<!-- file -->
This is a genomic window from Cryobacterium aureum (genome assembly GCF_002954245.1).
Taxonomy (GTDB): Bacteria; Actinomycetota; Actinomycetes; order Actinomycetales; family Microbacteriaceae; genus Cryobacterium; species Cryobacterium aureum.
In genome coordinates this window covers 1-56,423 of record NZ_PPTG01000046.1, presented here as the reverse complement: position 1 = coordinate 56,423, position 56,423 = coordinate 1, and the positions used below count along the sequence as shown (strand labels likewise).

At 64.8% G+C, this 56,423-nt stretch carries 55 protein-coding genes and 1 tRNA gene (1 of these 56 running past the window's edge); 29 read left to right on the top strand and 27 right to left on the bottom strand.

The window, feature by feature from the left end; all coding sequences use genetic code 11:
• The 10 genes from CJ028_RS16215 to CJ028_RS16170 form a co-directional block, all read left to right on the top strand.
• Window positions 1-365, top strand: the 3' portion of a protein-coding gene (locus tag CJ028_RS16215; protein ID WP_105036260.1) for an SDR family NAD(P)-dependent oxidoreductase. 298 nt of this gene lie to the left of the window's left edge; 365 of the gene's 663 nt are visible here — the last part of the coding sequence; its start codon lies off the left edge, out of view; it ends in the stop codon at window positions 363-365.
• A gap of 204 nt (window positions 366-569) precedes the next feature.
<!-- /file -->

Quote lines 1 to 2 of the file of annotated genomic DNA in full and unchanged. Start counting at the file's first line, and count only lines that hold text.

This is a genomic window from Cryobacterium aureum (genome assembly GCF_002954245.1).
Taxonomy (GTDB): Bacteria; Actinomycetota; Actinomycetes; order Actinomycetales; family Microbacteriaceae; genus Cryobacterium; species Cryobacterium aureum.